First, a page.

First Stop, F stops! 

The little slideshow above goes through the basics of F stops, we will go into a bit more detail here. 

The F Stop is the way you control the Aperture of your lens. Aperture is the more technical way of talking about it, but all the terminology is the opposite of the way you refer to F Stops, so it gets a bit confusing! We will from here on forward only use the word F Stop.

The F Stop refers to how big the opening of your lens is, and therefor how much light is let in and how much of the scene is in focus - i.e. the Depth of Field

F Stops are the main creative control you have when using a camera. The amount of blur or focus a photo has is the main technical thing that has an artistic influence on the look of the photo. 

When you use a low F Stop (1.2-2.8) the depth of field is very small so you get lots of blur in the background and foreground, and only what you are focusing on will be sharp. Low F Stops let lots of light into the camera.

A medium F Stop (3.5-4) will give you a medium depth of field, still with some blur in the foreground and background. Medium F Stops let a medium amount of light into the camera. 

A high F Stop (5.6+) will give you a large depth of field, with most of the scene in focus at 5.6, and more and more in focus the higher the number gets. High F Stops let less light into the camera.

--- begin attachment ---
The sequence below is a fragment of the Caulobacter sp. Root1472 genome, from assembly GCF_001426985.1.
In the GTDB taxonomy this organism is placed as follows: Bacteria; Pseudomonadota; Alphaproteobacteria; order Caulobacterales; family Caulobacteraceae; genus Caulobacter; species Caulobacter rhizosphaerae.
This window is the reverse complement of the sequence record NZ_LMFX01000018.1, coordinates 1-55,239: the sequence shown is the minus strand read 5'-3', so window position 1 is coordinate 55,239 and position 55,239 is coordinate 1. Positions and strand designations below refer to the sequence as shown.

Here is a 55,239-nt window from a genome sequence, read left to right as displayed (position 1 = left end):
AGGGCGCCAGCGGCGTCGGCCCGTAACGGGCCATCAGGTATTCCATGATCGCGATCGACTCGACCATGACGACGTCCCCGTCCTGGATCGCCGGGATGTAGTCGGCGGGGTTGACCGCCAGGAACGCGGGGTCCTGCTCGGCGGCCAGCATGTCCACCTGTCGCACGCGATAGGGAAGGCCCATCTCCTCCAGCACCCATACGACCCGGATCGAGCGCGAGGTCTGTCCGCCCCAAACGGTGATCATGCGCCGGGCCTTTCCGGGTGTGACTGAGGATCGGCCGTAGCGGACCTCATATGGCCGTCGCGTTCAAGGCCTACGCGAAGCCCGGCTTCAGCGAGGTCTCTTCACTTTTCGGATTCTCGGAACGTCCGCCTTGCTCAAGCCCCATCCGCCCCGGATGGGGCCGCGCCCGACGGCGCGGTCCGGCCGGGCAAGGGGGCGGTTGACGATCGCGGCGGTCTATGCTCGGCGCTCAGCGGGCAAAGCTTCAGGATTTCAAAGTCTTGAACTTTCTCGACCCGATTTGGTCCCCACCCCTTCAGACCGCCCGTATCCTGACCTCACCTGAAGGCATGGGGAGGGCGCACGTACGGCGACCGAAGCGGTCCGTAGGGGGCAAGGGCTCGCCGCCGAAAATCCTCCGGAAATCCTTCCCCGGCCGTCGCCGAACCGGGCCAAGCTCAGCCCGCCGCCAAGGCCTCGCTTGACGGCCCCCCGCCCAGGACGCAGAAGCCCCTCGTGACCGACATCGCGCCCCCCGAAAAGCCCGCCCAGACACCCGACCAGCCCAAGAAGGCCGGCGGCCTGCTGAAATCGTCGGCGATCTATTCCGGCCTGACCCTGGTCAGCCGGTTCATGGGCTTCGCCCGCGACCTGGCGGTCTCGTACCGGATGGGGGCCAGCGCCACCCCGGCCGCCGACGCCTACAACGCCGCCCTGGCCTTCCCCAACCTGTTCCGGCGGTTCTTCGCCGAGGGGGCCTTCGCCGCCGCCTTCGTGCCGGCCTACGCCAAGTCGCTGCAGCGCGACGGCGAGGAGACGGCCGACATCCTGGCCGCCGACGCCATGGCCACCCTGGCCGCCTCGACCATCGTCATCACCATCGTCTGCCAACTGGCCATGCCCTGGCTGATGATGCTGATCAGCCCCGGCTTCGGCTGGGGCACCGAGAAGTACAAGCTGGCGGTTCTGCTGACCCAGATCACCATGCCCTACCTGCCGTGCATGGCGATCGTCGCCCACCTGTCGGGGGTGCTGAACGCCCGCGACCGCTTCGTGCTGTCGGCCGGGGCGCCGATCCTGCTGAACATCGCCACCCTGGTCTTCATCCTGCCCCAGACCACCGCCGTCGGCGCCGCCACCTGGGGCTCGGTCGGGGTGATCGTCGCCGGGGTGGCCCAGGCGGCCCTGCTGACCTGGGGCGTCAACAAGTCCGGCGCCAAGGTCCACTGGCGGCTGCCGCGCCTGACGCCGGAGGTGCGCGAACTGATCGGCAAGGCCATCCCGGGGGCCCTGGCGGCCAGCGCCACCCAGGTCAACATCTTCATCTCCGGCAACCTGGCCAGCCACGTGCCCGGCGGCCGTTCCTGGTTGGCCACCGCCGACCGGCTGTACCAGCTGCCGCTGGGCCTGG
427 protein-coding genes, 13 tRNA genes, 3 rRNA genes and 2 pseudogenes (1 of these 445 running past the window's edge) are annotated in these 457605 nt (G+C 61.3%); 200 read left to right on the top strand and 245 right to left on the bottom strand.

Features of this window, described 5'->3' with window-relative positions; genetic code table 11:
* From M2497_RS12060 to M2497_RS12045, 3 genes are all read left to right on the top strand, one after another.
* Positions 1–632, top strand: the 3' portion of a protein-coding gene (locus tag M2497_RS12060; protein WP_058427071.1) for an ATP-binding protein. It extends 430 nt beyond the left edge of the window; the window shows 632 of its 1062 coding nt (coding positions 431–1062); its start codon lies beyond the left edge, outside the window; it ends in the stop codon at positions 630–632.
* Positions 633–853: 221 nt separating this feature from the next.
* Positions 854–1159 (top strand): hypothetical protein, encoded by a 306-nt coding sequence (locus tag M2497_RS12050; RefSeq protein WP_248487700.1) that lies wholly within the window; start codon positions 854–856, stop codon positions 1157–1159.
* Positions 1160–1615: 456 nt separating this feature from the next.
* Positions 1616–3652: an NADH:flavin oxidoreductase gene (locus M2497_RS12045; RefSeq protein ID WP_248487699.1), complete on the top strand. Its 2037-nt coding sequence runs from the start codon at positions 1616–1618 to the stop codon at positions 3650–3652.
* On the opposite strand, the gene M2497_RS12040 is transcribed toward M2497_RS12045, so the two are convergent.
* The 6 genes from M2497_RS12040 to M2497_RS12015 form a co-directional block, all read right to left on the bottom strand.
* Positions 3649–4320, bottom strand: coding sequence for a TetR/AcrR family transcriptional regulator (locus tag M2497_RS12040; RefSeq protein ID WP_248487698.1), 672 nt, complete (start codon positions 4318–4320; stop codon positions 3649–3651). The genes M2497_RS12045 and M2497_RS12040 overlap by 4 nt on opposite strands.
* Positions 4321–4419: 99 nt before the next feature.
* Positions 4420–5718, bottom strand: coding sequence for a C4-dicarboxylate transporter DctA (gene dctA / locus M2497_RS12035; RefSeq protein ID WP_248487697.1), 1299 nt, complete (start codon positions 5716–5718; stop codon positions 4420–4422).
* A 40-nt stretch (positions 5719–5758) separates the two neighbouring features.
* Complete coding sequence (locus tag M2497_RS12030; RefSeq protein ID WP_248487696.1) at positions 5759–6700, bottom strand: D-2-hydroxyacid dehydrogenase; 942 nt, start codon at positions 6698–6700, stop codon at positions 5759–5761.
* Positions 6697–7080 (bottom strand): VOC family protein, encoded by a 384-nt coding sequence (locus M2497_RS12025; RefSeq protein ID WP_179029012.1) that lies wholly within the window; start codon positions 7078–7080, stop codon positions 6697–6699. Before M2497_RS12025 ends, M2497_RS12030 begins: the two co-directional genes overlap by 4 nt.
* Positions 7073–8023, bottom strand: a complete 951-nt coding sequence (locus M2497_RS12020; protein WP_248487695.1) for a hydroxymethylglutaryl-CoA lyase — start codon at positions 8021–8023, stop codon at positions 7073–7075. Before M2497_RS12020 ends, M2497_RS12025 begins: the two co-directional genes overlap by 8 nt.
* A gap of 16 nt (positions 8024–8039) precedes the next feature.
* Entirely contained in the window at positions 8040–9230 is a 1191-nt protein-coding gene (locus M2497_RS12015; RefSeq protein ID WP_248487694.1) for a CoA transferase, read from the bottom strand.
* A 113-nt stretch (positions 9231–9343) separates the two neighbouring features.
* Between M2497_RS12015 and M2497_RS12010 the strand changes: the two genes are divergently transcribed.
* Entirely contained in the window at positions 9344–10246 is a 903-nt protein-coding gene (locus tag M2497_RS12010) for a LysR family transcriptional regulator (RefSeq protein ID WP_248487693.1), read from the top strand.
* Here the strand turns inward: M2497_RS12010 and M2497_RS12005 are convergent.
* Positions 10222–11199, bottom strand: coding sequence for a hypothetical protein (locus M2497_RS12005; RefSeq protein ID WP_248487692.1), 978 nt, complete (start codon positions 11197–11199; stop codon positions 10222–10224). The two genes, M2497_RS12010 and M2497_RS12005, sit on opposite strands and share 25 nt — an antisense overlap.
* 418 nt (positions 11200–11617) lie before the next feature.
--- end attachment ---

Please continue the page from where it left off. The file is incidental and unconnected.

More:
To explain how depth of field and focal planes work, we like to think of it from a birds eye view. Try to imagine these slides as little scenes we are shooting straight in towards, with the guy in black shooting with a camera in the first scene, and a camera just out of frame shooting in towards the cake scene.

The focal plane describes the amount of the scene parallel to the camera lens that will be in focus. 

The closer you are to a scene, the smaller the area the same focal plane covers, that is why you can get so much more of that pretty blurry background stuff when you are shooting a close up scene than you can when you are shooting something from further away.

Hopefully this will help you to see why you can’t get more than one person in focus when you are shooting at a low F Stop unless they are in the exact same focal plane. This is why we always photograph people around 3.5-4 and big groups at around 5.6

We know this sounds confusing at first, so read over this page a few times to try and get your head around it. Hopefully it will all start to click into place the more you read it!